Stoddard Peak sits at 4624ft in the front range of the San Gabriel Mountains. This peak is sandwiched between the low lying foothills of Upland and Claremont in the front, and the high rising mountains of Mt. Baldy in the back. Stoddard Peak’s location provides hikers with some spectacular 360 degree views of the surrounding landscapes. This hike is 6-miles roundtrip, with 1204 ft of elevation gain, and a trail mix of fire road and cross country single track.
Getting There: Directions And GPS Track
- The trailhead for Stoddard Peak is located just off of Mt. Baldy Road at the Mt. Baldy Wilderness Preserve. Taking Mt. Baldy Road north towards Mt. Baldy Village, keep an eye out for Barrett Stoddard Road on the right (east) side of the street. Turn right on Barrett Stoddard Rd, and you will immediately see a parking area: Barrett Stoddard Truck Trail, Claremont, CA 91711
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- See track on Strava
- Distance: 6.00 miles
- Elevation Gain: 1204 ft
- Minimum Elevation: 3720 ft
- Maximum Elevation: 4624 ft
- Time: 2-3 hours
- Difficulty: (2.5/5)
- Dog Friendly: Yes
- Permit Required: No
- Parking: Free parking in lot on Barrett Stoddard Road
- Weather: This hike can be very warm in the summer, but tends to be pleasant
- Trail Condition: This trail starts on a wide and well graded fire road. A use trail leads to the top of Stoddard Peak with high brush and loose rock.
- Cell Phone Reception: Slim to none
Do you have the appropriate gear for this hike? Don’t hike unprepared!
See my current hiking gear list.
Hike Map And Elevation Profile
0.0 Miles (3779 ft)- Starting from the parking area on Barrett Stoddard Rd, walk towards the power station building and make your way downhill on the asphalt path.
Along the asphalt path you’ll see an abundance of “No Parking” signs and a “Private Driveway” notice. Although this road is driveable, make sure to park in the designated lot, as the people who live in the cabins along this road don’t want to deal with hikers clogging up their way in and out.
As you begin hiking uphill on the gravel road, you’ll see a fork up ahead. Stay left at the fork and continue on towards the cabins. Depending on the time of year and weather, you’ll see a few creek crossings that require some off road navigation.
After the first water crossing, you’ll see a few foundations and cabins. People do live here, so make sure to be quiet and respectful while passing through.
1.0 Miles (4045ft)- As you pass by the cabins and approach the 1-mile mark on this hike, you’ll see a closed gate. Pass by this gate and continue hiking uphill on the fire road.
The hike up until this point is well shaded with tree cover. As you continue on, the trail is far more exposed. You’ll notice this even more if you find yourself hiking towards noon or later in the day.
As you continue towards Stoddard Peak, you’ll find yourself hiking the slopes of Ontario Peak with views back towards Mt. Baldy, Lookout Mountain, and Sunset Peak.
2.5 Miles (4423ft)- As you approach the two and a half mile mark this hike, keep your eyes open for a side trail that leads to Stoddard Peak. You’ll be leaving the fire road behind for a cross country path through the brush.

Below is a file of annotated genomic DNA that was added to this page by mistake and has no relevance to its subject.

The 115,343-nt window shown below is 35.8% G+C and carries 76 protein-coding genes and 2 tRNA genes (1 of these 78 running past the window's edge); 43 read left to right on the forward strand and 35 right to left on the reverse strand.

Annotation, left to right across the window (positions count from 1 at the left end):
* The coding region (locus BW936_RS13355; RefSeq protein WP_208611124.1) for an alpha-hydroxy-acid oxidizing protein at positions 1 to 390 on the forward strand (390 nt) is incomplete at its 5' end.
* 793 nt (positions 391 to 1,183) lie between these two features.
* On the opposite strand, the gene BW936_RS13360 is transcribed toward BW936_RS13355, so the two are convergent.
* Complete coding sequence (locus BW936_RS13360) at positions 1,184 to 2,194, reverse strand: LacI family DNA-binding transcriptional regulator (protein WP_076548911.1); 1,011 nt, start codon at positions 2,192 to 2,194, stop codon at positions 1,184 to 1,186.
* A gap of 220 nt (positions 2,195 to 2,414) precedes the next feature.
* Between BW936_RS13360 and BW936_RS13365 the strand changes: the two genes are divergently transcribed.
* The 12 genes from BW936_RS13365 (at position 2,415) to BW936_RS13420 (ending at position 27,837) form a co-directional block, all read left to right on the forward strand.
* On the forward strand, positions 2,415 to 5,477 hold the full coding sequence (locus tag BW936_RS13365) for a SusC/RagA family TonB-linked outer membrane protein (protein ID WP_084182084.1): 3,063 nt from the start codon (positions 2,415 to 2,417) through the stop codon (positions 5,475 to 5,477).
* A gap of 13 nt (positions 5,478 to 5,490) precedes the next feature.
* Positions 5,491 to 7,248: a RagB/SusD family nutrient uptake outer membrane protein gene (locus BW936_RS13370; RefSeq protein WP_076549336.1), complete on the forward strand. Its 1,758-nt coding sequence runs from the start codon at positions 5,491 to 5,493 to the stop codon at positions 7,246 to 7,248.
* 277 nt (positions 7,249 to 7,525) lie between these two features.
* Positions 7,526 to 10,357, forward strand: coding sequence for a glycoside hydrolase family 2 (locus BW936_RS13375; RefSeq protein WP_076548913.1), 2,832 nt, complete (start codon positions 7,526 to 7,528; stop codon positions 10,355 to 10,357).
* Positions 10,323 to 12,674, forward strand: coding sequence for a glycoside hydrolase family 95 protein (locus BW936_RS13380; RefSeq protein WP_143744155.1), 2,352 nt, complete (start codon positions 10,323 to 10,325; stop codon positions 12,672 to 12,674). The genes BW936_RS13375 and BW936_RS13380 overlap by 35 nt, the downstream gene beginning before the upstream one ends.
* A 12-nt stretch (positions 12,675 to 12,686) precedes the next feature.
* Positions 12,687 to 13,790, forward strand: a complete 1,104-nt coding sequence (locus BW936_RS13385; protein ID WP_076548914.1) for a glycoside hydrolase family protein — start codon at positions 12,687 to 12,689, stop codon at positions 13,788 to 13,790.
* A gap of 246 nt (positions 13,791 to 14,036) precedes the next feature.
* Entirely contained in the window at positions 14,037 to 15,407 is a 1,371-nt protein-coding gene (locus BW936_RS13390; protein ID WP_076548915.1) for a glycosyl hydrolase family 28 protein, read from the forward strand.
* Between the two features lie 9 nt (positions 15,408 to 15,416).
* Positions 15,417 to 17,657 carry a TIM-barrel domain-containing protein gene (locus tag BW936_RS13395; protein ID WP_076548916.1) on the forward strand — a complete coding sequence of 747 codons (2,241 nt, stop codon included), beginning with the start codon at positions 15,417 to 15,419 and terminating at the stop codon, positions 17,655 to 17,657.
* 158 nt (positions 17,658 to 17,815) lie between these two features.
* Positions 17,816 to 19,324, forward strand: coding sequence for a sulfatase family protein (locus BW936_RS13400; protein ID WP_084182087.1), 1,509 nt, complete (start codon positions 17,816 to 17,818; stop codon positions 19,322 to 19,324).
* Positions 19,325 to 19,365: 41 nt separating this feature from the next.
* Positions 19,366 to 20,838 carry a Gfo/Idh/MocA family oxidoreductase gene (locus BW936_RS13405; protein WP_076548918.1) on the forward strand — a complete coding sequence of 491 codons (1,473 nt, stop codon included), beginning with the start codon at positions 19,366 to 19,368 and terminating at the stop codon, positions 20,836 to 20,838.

It’s important to note that the peak you see ahead is one of two false summits on your way to Stoddard Peak.
For hikers that prefer wearing shorts, like me, you’ll quickly wish you had a pair of pants on as you make your way through the brush towards the top of the first false summit. Most of the brush on this use trail is pushed far enough back to hike comfortably, but there are a few spots you can catch yourself if you’re not paying close attention.
As you pop out from the thicket of brush, you’ll catch a glimpse of the second false summit up ahead. The brush is much shorter from this point on, and much easier to navigate.
The second false summit is a rocky outcrop that provides views towards Stoddard Peak, the Inland Empire, and the San Gabriel Mountains.
Continue on towards Stoddard Peak and be mindful of your footing as you descend the rocky outcrop. There are a few use trails that lead away from the false summit, and a few dead end without a clear path towards Stoddard Peak.
3.0 Miles (4624ft)- After 3 miles of hiking and half a mile of brush walking, you’ll be standing on Stoddard Peak. Look right from the use trail and spot the “V 12” summit post. At the base of that summit post, you’ll find a jar with a register.
Looking south, you’ll have views of Santiago Peak in the distance, with Potato Mountain in the foreground. You can also look back and around for views of Ontario Peak, Mt. Baldy, Sunset Peak, and more!
Once you’ve enjoyed enough time at the summit, you can return using the same route back to the trailhead parking area. Be sure to mind your footing as you ascend and descend the rocky outcrop on the second false summit, as it can be a little tricky if you’re not paying close attention.
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6 thoughts on “Hiking Stoddard Peak via Barrett Stoddard Road – Mt. Baldy, CA”
Great photos! Thanks for sharing!
Looks like a great hike. I like the wide open views and the fact that you can actually see the false summits. So many of my hikes here are through the dense forest, which is also nice, but always refreshing to get into the open.
It’s a fun one. I have to drive an hour or so to get to any mountains with that kind of tree cover. Most of the local hikes here are pretty exposed!
Hi Drew. Thanks for all the very useful info. I am planning a hike on Stoddard from the Wilderness Preserve, to Stoddard peak and then continue to Saphire in Rancho Cucamonga and shuttle back to the start.
How long is the trail and elevation gain from Stoddard to the Peak?